In his 2010 annual letter on behalf of the Bill and Melinda Gates Foundation, Microsoft-founder BIll Gates outlined the challenges facing foreign aid in the current economic climate: "Because of budget deficits, there is significant risk that aid budgets will either be cut or not increase much," he wrote last month.
A passionate advocate for the impact that foreign aid can have, Gates argues that the public often don't realize how effective it is because they don't hear about its achievements. "Some formed their image of foreign aid during the Cold War, when money was sent to buy the allegiance of a dictator with very little control to make sure it was well spent. We need to get the successes to be far more visible than they are today," Gates wrote.
For Gates, the best measure of a country's generosity is to measure its foreign aid as a percentage of GDP. Based on this metric, Sweden, Norway and Denmark are the most generous, while the U.S., among the wealthy countries mentioned, is the least. However, the U.S. does, due to the size of its economy, give the most amount of money of any country, just not as a percentage of GDP. The U.N. target, which both Sweden and Norway exceed, is 0.7 percent of GDP as foreign aid; the U.S. currently gives 0.19 percent.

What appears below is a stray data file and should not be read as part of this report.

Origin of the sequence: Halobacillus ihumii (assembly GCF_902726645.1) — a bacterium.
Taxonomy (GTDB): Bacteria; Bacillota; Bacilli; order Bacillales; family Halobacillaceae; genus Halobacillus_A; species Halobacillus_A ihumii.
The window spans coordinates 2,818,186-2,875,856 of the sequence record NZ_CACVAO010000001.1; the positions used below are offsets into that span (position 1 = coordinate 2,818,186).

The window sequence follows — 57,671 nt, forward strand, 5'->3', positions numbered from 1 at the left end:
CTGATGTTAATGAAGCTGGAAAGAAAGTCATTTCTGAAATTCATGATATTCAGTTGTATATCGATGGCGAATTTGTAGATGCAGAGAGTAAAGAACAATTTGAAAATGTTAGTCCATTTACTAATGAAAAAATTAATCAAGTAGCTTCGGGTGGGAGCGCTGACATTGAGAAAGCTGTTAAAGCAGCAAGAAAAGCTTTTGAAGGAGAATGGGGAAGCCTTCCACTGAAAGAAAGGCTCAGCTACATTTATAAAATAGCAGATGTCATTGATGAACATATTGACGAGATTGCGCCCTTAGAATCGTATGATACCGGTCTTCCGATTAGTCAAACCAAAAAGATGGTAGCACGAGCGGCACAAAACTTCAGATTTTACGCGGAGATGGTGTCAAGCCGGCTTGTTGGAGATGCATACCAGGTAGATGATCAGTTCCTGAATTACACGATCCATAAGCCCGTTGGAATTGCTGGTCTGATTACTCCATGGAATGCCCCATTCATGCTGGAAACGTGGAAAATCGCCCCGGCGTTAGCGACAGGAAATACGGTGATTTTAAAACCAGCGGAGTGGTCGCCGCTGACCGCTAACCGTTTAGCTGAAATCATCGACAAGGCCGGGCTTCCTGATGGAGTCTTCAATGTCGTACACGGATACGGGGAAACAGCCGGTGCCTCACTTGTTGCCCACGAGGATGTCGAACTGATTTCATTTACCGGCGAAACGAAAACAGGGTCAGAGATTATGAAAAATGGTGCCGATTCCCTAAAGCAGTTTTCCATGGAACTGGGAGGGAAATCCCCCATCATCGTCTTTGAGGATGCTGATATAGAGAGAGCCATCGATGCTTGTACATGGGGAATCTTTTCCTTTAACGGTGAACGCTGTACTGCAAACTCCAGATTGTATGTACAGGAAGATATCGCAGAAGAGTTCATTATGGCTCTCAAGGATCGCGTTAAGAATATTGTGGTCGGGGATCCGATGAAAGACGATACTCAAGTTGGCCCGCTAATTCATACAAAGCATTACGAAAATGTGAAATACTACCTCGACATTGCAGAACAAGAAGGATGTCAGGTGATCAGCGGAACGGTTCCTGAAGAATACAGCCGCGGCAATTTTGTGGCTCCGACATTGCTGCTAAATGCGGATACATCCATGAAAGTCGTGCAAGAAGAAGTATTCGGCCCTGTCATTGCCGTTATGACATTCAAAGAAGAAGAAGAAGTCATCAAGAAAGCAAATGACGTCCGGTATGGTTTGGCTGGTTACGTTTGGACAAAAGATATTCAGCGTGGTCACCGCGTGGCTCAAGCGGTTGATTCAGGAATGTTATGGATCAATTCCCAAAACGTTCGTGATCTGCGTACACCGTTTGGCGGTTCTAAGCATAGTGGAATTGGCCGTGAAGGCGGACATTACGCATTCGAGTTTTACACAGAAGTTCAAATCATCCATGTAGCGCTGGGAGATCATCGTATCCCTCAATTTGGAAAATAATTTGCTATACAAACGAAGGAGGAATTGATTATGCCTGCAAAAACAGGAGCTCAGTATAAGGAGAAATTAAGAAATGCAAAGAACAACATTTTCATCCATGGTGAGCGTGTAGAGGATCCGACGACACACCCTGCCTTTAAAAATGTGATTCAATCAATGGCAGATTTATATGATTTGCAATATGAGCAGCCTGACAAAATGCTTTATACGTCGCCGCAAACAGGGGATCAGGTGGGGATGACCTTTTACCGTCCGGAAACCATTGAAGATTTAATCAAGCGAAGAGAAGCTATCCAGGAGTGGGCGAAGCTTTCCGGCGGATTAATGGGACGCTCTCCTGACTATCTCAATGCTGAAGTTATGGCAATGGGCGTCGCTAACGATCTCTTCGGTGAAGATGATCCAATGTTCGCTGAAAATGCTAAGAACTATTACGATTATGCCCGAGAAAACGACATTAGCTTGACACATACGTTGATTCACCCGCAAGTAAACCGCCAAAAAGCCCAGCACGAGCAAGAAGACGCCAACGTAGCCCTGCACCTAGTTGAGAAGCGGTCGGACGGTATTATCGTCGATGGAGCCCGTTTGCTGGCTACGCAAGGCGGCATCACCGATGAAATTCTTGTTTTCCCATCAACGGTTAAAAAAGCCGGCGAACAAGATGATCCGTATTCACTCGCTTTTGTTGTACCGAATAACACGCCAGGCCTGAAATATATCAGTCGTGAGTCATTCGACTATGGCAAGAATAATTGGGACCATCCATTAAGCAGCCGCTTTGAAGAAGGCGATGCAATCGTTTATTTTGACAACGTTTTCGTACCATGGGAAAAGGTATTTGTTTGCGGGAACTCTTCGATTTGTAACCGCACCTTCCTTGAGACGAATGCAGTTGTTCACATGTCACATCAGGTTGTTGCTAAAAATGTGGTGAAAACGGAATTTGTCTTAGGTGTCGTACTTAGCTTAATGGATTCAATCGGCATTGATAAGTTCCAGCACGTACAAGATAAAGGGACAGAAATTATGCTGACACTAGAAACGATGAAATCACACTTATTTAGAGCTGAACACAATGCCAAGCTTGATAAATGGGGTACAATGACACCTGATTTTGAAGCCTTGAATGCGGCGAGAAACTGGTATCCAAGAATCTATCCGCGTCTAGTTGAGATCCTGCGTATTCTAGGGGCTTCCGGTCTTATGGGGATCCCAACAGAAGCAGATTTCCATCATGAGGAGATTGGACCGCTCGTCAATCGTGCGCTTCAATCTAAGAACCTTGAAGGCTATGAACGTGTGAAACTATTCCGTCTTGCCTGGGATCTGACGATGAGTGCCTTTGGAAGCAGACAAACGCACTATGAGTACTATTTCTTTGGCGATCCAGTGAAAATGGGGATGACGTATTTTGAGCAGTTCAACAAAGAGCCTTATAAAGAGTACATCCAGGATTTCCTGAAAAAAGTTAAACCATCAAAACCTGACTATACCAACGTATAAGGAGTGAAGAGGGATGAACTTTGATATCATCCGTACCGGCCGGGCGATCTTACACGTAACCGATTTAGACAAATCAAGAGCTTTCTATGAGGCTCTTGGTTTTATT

Gates singled out Italy for particular condemnation in his annual letter, saying he personally made the case for the country to give more to Silvio Berlusconi last June, but was ultimately unsuccessful. In an interview last month Gates, somewhat uncharacteristically, lashed out at the Italian premier, suggesting that he had put his own personal vanity before giving.
Below is a slideshow highlighting the foreign aid data Gates focused on. The data, taken from the OECD, shows a country's net aid as a percentage of GDP in 2008. Take a look and vote on which countries deserve praise for their generosity and which need to do more.